January 26, 2017
The evidence—empirical and anecdotal—suggests that millennials have not formed the kind of emotional and psychological attachments to cars (and the driving thereof) that characterized their parents’ and grandparents’ generations.
For instance, according to a 2016 report issued by the University of Michigan's Transportation Research Institute, in 2014, 76 percent of Americans ages 20-24 held valid driver’s licenses. In 2011, the number was almost 80 percent. In 1983, it was 91 percent.
Those figures—not to mention ride-share services Uber and Lyft and a not-too-distant future of self-driving vehicles—suggest there are bleak times ahead for those who manufacture, market and sell cars. But as the 2017 Philadelphia Auto Show prepares to kick off its annual orgy of mobile gadgets, geegaws and gas guzzlers at the Pennsylvania Convention Center Saturday, those responsible for the expo are hardly wringing their hands in fear and desperation.
“The millennials…are a large, diverse group [with] complicated views about cars. It doesn’t mean they’re strange or wrong, just different.
“A lot of millennials came of age during the Great Recession. What was happening was—you had the debt crisis and the devaluation of the [housing] market, you had [high] unemployment, you had high debt, and all of those things had an impact on them being able to buy a car. I think what happened, on the millennial side, they’re all waiting for the major things in their lives, whether they’re getting married or starting families or leaving home; things are happening later. And I think vehicle purchases are part of that narrative as well.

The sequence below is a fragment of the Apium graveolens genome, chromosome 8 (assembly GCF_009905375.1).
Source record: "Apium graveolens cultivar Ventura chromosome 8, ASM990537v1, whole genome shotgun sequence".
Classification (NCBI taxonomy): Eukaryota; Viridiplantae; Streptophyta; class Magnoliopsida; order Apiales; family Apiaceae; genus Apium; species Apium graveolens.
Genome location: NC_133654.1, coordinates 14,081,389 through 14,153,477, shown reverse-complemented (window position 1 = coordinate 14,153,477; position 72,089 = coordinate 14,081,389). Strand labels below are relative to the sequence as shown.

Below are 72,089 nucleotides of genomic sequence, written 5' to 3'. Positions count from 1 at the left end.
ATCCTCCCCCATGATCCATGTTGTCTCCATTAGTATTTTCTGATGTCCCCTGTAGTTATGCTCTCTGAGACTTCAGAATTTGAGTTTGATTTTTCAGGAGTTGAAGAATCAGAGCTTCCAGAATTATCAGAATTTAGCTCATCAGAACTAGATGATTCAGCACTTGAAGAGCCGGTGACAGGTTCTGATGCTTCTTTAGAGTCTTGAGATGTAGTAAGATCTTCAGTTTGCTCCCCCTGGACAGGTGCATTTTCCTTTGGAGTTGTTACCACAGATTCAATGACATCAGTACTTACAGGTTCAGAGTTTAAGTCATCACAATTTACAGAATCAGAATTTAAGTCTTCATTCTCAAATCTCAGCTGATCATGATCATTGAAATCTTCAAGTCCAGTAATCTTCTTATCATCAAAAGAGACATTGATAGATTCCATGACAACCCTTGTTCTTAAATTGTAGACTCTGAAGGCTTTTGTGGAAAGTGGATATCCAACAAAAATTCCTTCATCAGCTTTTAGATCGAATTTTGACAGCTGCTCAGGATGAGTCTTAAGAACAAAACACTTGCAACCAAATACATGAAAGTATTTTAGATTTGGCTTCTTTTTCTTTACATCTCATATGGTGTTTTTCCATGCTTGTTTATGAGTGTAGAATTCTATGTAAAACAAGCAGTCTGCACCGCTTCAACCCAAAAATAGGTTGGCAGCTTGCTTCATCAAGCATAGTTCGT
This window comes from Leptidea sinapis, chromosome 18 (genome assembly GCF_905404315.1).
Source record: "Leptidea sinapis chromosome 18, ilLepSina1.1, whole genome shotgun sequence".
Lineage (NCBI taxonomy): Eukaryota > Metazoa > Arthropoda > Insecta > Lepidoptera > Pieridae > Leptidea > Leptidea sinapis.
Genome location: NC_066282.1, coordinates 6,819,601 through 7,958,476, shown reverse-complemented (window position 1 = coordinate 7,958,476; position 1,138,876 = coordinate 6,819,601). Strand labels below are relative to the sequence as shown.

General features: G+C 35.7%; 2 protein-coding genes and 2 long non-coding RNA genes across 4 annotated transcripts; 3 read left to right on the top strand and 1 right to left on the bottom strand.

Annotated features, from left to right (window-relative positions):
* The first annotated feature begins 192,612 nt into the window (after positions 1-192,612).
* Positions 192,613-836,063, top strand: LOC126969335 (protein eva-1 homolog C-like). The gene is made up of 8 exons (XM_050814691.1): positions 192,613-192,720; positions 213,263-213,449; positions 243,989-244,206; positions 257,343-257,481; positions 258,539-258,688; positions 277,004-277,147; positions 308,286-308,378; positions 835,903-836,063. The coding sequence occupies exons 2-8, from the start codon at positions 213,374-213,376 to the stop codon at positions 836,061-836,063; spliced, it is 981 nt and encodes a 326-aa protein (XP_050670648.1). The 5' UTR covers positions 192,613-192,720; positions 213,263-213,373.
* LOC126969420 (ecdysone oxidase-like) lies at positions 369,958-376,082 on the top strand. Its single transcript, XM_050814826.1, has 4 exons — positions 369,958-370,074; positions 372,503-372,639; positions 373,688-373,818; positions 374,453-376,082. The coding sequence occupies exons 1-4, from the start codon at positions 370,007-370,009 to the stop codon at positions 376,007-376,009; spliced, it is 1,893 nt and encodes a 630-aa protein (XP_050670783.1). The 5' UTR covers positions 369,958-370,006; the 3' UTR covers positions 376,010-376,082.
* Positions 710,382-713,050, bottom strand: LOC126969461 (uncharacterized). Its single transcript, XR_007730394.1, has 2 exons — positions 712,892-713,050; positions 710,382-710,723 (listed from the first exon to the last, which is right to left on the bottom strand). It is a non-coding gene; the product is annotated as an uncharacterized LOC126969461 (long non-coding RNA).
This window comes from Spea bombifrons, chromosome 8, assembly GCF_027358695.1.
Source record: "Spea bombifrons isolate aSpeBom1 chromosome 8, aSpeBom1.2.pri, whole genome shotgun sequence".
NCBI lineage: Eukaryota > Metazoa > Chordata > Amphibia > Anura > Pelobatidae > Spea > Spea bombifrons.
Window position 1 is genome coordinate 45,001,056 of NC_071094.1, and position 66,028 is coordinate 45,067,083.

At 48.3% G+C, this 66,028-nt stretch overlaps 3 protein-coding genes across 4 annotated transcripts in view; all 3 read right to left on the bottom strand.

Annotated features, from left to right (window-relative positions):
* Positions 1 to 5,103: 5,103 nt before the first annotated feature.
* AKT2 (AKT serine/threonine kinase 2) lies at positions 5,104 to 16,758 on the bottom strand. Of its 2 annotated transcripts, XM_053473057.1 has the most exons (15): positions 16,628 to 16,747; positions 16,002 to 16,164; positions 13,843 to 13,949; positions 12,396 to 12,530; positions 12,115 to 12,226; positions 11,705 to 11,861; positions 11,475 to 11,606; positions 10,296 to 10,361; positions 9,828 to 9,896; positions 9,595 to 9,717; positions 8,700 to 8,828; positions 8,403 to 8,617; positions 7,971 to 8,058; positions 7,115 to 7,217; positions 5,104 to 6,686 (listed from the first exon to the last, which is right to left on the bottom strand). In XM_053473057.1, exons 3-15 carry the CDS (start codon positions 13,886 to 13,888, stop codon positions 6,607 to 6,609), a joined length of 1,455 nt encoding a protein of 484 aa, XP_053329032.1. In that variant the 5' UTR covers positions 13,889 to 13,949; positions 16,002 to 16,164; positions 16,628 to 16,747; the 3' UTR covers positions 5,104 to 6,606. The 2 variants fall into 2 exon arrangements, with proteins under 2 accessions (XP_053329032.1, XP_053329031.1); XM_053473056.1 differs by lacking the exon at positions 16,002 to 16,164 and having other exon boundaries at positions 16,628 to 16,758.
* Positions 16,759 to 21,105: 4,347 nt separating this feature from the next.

“It’s not that they’re not going to buy. It’s simply they’re delaying [car purchases] because of where they are in the process of life. But they are looked at as an extremely important demographic for the car industry.”
To prove his point, Mazzucola quoted figures that indicate younger folks aren’t turning their backs on car-buying. According to his numbers, in 2010, millennials comprised 30 percent of the population and they accounted for 17 percent of new car and truck sales in the U.S. In 2016, "Generation M" represents 25 percent of the population, but 28 percent of new-vehicle sales.
Nonetheless, Mazzucola explained that the automobile industry is not taking millennials for granted and that young peoples’ wishes are its command.
“I think they look at them as more utilitarian than aspirational. When…I grew up, it was all about how cool [a car] looks, horsepower and handling.”
Today, “millennials expect a car to do everything that their smartphone can do. Technology is the sexy thing now. They want roiling tech wonderlands that can collaborate with them when they’re in these vehicles.
“They’re looking for this tech. They grew up with this tech and they expect this tech.”
As a result, “We’re seeing technological advances in the industry [we haven’t seen] since the assembly line [was introduced] by Henry Ford.”
Mazzucola acknowledged that younger people are “really annoyed with the hassle of ownership and maintenance,” but, he suggested, as their lives play out, neither ride-sharing nor inconvenience of ownership will ultimately deter young people from assuming citizenship in Car Nation.
“There’s a big difference between getting an Uber and being married with a kid and [having] to have that vehicle that is your vehicle so you can put the car seat in, so when they spill that juicy cup, it’s in your vehicle.”
Greetings, and thanks for reading this inaugural “That’s Show Biz” column. Each week, we’ll look at entertainment, the arts, dining and anything else people do for fun, with an emphasis on the Philly region’s people, places, and events.
Chuck Darrow is a veteran entertainment columnist and critic. Listen to “That’s Show Biz with Chuck Darrow” 3 p.m. Tuesdays on WWDB-AM (860), WWDBAM.com, iTunes, IHeartRadio, and TuneInRadio.
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